News & Commentary

August 30, 2015

On Friday, SCOTUSblog wrapped up its week-long symposium on Friedrichs v. California Teachers Association. As discussed extensively on this site, that case could present a vehicle for the Supreme Court to find fair-share payments for non–union members in union shops unconstitutional and thereby overrule its decades-old decision in Abood v. Detroit Board of Education. In addition to Deborah La Fetra, whose post we described earlier this week, the symposium featured contributions from:

  • Professor Ann Hodges, who recounts the many benefits of unions and this country’s system of labor relations;
  • William Messenger, counsel for petitioners in Harris v. Quinn, who contends that “Friedrichs likely represents the terminus of th[e] line of reasoning” developed in Harris and Knox v. SEIU that has questioned Abood;
  • Professor Catherine Fisk, frequent OnLabor guest contributor, who attacks the lack of a developed factual record in the case;
  • David Rivkin and Andrew Grossman, who rely in part upon the Knox majority’s characterization of union opt-out requirements as a “historical accident” to suggest that the Court will likely use Friedrichs to usher in an opt-in regime;
  • Professor Charlotte Garden, who questions the wisdom of disrupting decades of reliance upon Abood, highlights the distinctions between collective bargaining and overtly political activity such as lobbying, and challenges the characterization of opt-out requirements as unduly burdensome upon non–union members.

Earlier this week, Julia Carrie Wong of SF Weekly took a closer look at the ongoing labor issues surrounding Bay Area tech shuttle drivers. Although the drivers for a number of notable tech firms — including Apple, Facebook, Yahoo, and eBay — have successfully organized, one bus company has responded to recent unionization efforts by creating its own “company union.” Bauer’s Intelligent Transportation, which provides transportation services to companies such as Cisco and EA Games, created and “collectively bargained” with the “Professional Commuter Drivers’ Union” just days after its drivers were contacted by Teamsters Joint Council 7. However, in a recent petition for a temporary injunction pursuant to NLRA § 10(j), the NLRB alleged that Bauer’s had “unlawful[ly] foist[ed] upon its employees . . . a textbook, sham ‘company union,'” and further characterized the PCDU as a “charade” and part of a “carefully orchestrated scheme to prevent unionization.”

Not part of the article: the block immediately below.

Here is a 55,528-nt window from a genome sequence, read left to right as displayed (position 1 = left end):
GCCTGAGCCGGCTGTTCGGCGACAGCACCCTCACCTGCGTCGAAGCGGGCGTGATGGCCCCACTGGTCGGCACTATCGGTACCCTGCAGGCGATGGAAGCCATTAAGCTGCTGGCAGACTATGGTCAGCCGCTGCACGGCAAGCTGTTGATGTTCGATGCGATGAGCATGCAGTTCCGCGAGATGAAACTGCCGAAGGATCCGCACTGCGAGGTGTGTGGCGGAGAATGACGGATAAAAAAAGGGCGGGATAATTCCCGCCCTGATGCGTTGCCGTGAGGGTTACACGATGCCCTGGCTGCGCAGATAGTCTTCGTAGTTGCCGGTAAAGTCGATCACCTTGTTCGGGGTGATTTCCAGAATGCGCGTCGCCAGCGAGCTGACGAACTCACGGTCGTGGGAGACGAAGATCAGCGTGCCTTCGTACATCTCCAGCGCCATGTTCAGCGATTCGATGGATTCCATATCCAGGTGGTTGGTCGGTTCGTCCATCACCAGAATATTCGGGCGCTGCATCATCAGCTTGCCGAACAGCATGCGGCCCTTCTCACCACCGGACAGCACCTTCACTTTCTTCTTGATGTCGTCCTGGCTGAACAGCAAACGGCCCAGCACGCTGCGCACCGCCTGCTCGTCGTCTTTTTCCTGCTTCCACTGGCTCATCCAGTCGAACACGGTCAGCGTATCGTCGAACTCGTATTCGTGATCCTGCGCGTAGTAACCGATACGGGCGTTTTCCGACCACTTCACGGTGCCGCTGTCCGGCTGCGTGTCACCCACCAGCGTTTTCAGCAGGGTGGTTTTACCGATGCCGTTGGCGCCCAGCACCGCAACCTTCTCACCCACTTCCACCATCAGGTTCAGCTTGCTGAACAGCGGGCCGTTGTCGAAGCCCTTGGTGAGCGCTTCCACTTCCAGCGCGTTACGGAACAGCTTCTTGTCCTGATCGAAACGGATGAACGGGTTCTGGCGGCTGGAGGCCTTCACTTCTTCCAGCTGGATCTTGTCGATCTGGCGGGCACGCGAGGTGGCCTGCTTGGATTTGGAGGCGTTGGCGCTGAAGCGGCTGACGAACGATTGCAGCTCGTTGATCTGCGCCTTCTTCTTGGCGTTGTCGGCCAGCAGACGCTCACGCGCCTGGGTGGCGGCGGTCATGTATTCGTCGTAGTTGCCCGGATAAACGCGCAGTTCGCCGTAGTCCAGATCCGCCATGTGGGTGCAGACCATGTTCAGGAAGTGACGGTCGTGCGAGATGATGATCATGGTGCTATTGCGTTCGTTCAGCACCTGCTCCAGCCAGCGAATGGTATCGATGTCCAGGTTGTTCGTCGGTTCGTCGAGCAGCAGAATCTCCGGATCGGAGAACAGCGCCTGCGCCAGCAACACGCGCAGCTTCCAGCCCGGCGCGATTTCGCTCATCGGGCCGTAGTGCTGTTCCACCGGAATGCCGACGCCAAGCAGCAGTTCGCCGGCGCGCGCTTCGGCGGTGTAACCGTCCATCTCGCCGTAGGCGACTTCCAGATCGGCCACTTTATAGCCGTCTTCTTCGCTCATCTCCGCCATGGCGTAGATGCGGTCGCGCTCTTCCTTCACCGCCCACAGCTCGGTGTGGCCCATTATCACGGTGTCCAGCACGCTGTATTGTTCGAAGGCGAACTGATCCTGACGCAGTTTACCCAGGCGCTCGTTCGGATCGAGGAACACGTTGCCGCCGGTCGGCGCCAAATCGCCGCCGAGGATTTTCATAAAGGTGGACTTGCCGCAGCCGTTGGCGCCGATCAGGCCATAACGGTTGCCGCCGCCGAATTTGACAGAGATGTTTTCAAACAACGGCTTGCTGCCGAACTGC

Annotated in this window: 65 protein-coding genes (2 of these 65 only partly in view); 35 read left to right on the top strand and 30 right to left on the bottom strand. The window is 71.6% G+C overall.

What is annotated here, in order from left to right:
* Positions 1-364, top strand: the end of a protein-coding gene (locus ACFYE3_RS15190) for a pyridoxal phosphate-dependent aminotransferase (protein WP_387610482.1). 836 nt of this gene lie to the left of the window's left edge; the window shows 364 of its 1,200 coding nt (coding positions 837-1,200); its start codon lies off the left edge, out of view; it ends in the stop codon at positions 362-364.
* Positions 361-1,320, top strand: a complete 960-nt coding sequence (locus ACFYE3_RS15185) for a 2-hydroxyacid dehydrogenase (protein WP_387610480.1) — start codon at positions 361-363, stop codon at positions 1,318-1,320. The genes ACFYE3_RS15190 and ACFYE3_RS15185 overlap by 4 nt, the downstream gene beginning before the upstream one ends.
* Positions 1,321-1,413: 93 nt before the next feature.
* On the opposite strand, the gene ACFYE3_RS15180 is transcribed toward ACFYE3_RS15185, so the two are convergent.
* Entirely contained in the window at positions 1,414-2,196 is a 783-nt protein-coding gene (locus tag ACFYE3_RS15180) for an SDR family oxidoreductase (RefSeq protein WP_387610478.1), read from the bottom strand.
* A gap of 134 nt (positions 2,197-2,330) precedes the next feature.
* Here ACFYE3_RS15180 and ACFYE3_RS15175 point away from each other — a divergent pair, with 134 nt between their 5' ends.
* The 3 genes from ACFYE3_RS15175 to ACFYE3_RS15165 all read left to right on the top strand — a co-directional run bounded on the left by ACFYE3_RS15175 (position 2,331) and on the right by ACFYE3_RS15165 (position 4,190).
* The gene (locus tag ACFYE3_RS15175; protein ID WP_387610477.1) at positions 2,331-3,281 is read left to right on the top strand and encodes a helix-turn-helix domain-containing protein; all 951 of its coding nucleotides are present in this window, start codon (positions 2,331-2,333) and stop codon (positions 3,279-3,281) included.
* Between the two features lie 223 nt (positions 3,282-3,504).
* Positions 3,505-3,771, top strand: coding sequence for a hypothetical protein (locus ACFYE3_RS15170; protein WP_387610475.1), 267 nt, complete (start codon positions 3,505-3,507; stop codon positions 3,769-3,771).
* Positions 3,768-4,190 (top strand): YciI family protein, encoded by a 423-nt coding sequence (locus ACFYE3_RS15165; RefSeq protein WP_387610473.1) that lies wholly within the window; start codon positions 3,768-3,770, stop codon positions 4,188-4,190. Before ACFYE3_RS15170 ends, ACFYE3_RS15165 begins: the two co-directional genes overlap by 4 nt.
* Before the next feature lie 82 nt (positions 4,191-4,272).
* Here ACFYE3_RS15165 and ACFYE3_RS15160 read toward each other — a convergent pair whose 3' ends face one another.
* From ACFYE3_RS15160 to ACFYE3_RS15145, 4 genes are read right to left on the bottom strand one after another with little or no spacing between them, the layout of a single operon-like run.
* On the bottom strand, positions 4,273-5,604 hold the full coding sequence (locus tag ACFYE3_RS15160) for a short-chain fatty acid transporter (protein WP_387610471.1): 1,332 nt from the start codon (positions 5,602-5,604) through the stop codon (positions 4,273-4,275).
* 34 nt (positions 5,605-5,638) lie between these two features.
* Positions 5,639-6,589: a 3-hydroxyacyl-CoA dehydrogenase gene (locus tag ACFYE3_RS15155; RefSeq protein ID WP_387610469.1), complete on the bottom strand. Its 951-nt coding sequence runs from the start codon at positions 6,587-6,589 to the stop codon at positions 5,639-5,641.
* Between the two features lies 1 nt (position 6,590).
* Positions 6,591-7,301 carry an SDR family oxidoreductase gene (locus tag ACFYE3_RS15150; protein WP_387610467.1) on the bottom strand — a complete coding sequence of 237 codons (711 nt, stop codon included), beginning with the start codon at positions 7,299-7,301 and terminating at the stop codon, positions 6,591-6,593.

There certainly has been no shortage of commentary regarding Thursday’s NLRB decision in Browning-Ferris on joint-employer status. The Wall Street Journal attacks the Board’s decision for “radically rewrit[ing] U.S. labor law and upend[ing] thousands of business relationships,” and goes on to call “[t]he Obama NLRB majority . . . a case study in unaccountable government.” In contrast, the New York Times lauds the Board for “do[ing] its job of protecting the right to unionize” by “adapt[ing] labor law to the new patterns of work life in America,” and expresses hope that “at long last, [corporations] may be forced to be better employers.”

Finally, Republican presidential candidate and New Jersey Governor Chris Christie says that he would turn to a company that has had its own share of labor issues to help devise a strategy for tracking the movements of immigrants to the U.S. The New York Times reports that Governor Christie pointed to the parcel tracking system employed by FedEx as a potential starting point for a similar system to track immigrants. “At any moment, FedEx can tell you where that package is. It’s on the truck. It’s at the station. It’s on the airplane,” he explained at a campaign event in New Hampshire. “Yet we let people come to this country with visas, and the minute they come in, we lose track of them. . . . We need to have a system that tracks you from the moment you come in.”

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